dnasnow/mouseup – 7
Hallo Palmboom – Twenty Years from Now
Author: dnasnow/mouseup (USA/NL)
dnasnow/mouseup started in Barcelona through a chance meeting between Rinus van Alebeek and Zan Hoffman at the LEM-festival 2000, where the latter performed. I (= Rinus van Alebeek) was working on my book. Later on in the still fresh century the novel got censored for several political reasons. While this censorship marked the end of my official status as a writer, the encounter with Zan opened up a complete new era in my career.
I soon found out that Zan was one of the key figures in the cassette culture, and had collaborative works with more then 200 sound artists worldwide. The encounter during some sessions in a worn down roof apartment in the very heart of Barcelona resulted in the formation of a duo called dnasnow/mouseup. Our collaboration continued in Valencia, some weeks later, where we did an illegal concert in one of the cones of the Calatrava-complex. Recordings from those days came together in dnasnow/mouseup 1 – 6 which were compiled by Zan.
In the summer and autumn of the year 2001 I stayed for three months in Zan’s hometown in Louisville, Kentucky. The outcome of that visit were twelve more releases by dnasnow/mouseup, of which ‘7’ is the first. Listening back to it, several stages in my life come to mind. The spoken word passages bear immediate links to places and persons, very dear to me, and completely unknown to those who read these lines.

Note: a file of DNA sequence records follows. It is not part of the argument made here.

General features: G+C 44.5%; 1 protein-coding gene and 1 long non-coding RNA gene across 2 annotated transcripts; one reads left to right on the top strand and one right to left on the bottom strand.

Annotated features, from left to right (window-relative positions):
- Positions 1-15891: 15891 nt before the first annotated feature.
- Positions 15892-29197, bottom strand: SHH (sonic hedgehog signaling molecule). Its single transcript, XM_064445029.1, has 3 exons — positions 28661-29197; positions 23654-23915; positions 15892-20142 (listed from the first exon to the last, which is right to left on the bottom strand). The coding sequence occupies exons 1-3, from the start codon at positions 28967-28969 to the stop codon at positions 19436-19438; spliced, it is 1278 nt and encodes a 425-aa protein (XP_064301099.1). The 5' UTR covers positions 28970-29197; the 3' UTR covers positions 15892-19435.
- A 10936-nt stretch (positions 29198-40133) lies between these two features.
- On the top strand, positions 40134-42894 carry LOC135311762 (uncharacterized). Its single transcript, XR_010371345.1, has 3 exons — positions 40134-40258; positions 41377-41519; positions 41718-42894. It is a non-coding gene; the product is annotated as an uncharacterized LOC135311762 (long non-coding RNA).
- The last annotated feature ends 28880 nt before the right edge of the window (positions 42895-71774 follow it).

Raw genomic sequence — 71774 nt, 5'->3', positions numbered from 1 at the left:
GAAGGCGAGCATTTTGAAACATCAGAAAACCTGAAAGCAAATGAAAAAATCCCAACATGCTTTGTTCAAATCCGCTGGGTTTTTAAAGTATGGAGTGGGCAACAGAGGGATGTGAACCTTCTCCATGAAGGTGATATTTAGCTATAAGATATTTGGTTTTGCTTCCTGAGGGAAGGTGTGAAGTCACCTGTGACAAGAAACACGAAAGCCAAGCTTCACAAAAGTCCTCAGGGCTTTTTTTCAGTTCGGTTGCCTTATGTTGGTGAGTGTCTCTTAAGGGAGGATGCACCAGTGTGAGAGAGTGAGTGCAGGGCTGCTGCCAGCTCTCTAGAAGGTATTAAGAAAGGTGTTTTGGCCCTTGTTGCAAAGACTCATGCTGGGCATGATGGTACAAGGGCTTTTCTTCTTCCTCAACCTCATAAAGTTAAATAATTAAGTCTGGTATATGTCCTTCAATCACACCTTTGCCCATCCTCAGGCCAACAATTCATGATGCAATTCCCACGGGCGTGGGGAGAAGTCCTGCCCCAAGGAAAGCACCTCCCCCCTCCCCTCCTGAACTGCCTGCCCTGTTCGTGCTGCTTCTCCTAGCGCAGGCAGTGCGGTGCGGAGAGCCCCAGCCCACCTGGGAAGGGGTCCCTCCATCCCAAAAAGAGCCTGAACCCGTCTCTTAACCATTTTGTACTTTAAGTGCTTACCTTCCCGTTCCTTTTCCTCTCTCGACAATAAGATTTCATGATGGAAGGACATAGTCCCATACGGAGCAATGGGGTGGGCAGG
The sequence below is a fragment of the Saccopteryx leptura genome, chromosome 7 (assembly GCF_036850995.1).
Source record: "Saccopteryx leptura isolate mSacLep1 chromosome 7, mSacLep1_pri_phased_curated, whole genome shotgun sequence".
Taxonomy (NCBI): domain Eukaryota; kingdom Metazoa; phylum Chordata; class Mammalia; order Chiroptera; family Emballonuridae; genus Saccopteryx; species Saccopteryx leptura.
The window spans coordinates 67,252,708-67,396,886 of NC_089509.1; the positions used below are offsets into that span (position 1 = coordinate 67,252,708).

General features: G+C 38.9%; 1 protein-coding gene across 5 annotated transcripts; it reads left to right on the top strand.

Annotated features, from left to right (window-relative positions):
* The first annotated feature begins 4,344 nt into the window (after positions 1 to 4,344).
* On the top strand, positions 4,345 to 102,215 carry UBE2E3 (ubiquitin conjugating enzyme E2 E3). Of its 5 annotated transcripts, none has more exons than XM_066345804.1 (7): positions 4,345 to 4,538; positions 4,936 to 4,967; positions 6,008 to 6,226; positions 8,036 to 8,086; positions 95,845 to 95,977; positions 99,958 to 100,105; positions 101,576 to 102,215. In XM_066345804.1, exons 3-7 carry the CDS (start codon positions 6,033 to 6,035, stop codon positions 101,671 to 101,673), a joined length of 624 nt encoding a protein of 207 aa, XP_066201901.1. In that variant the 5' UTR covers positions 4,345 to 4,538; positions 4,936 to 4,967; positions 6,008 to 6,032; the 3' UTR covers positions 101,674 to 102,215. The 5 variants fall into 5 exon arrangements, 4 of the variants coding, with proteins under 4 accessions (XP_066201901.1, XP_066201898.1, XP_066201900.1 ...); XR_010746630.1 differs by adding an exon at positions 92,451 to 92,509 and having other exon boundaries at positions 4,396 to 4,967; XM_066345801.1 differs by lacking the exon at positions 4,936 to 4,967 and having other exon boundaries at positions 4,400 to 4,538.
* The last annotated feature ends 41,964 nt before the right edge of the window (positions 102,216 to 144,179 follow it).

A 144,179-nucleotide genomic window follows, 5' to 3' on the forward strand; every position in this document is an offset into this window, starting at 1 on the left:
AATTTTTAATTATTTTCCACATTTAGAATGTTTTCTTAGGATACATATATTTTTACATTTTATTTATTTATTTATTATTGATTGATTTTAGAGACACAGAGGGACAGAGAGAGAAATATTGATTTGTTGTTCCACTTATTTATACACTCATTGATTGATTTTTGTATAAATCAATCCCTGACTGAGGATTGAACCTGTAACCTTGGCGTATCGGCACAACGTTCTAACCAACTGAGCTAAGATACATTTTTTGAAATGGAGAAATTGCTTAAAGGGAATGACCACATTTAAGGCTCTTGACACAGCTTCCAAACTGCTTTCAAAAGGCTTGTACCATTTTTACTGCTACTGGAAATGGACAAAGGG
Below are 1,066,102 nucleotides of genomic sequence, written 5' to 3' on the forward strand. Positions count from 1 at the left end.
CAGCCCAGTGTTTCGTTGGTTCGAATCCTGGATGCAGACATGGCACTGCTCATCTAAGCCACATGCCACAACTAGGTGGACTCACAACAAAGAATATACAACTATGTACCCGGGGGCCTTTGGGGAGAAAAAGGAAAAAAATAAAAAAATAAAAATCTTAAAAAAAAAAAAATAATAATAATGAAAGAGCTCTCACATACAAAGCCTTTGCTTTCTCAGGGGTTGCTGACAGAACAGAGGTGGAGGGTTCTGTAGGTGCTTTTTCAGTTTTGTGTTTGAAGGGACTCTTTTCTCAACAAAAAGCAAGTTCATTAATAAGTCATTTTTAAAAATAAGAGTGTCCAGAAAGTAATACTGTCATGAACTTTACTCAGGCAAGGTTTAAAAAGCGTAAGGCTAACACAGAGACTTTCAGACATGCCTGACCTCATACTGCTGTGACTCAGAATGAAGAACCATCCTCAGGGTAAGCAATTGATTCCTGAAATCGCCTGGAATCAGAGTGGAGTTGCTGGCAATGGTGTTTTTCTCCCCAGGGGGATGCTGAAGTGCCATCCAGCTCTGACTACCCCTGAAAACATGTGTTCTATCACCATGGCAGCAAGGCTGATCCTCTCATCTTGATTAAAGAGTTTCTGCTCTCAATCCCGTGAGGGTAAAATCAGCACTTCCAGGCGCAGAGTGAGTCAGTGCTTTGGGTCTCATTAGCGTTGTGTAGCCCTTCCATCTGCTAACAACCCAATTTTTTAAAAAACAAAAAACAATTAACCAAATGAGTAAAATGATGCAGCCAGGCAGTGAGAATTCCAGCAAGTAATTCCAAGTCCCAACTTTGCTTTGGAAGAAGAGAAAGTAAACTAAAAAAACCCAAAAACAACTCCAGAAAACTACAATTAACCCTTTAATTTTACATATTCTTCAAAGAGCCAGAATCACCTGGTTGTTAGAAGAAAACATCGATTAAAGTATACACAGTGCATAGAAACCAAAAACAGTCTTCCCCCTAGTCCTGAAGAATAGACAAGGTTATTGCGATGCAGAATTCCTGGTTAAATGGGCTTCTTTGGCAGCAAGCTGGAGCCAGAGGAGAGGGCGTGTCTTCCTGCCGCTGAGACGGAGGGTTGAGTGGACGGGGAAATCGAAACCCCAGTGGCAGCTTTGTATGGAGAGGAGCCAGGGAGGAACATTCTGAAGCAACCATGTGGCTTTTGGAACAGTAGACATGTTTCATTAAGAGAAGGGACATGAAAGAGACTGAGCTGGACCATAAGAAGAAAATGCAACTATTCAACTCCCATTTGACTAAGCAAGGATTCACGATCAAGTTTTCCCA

But another thing occurred to me. Besides the amazing variety of sounds, and the drive behind it, I once again was struck by the uncomplicated communication between Zan and me. But ‘7’ might also contain information for future sonic archaeologists. It was in 2001, more or less seven years ago, that the US was struck by a so-called terrorist attack. While politicians and media talked about “a world that never would be the same again” we worked on recordings and site specific performances. In ‘7’ one could recognize the aftermath of this attack, and a visionary audio portrait of a country in transition.
I, for one, to describe ‘7’ prefer the epic stillness of a land after the flood. Little and bigger objects slowly float by on their way to grand rapids. The roofs of houses stand praying in the mirrorlike waters. Each little thing is animated, speaks with a different voice. The big rains, the roaring of the invading waters have gone, but if you listen close enough, they are there. Of course each one of you might hear a different story. Ours is from long ago.
“We are the curators of the Natural History Museum of Sound. We will look for, involve and invite hometapers and homelabelers alike to take possesion of the rooms of the Museum. We will create sounds from nowhere, and turn the alphabet inside out, to finally find the words with those holes in them. We will find music you would not dare to call music.”